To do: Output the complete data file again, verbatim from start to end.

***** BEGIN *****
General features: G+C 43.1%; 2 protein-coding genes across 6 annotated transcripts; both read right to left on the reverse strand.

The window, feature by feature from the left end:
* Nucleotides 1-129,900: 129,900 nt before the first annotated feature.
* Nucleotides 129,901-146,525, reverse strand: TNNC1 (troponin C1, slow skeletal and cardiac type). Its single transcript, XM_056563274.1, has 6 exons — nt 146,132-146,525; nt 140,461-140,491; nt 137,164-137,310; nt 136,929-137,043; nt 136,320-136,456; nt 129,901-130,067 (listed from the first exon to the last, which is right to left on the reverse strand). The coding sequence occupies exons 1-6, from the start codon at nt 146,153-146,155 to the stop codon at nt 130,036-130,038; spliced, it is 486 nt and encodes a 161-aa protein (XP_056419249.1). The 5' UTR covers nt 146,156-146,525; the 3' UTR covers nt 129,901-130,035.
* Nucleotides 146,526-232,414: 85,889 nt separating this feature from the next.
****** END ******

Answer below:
General features: G+C 43.1%; 2 protein-coding genes across 6 annotated transcripts; both read right to left on the reverse strand.

The window, feature by feature from the left end:
* Nucleotides 1-129,900: 129,900 nt before the first annotated feature.
* Nucleotides 129,901-146,525, reverse strand: TNNC1 (troponin C1, slow skeletal and cardiac type). Its single transcript, XM_056563274.1, has 6 exons — nt 146,132-146,525; nt 140,461-140,491; nt 137,164-137,310; nt 136,929-137,043; nt 136,320-136,456; nt 129,901-130,067 (listed from the first exon to the last, which is right to left on the reverse strand). The coding sequence occupies exons 1-6, from the start codon at nt 146,153-146,155 to the stop codon at nt 130,036-130,038; spliced, it is 486 nt and encodes a 161-aa protein (XP_056419249.1). The 5' UTR covers nt 146,156-146,525; the 3' UTR covers nt 129,901-130,035.
* Nucleotides 146,526-232,414: 85,889 nt separating this feature from the next.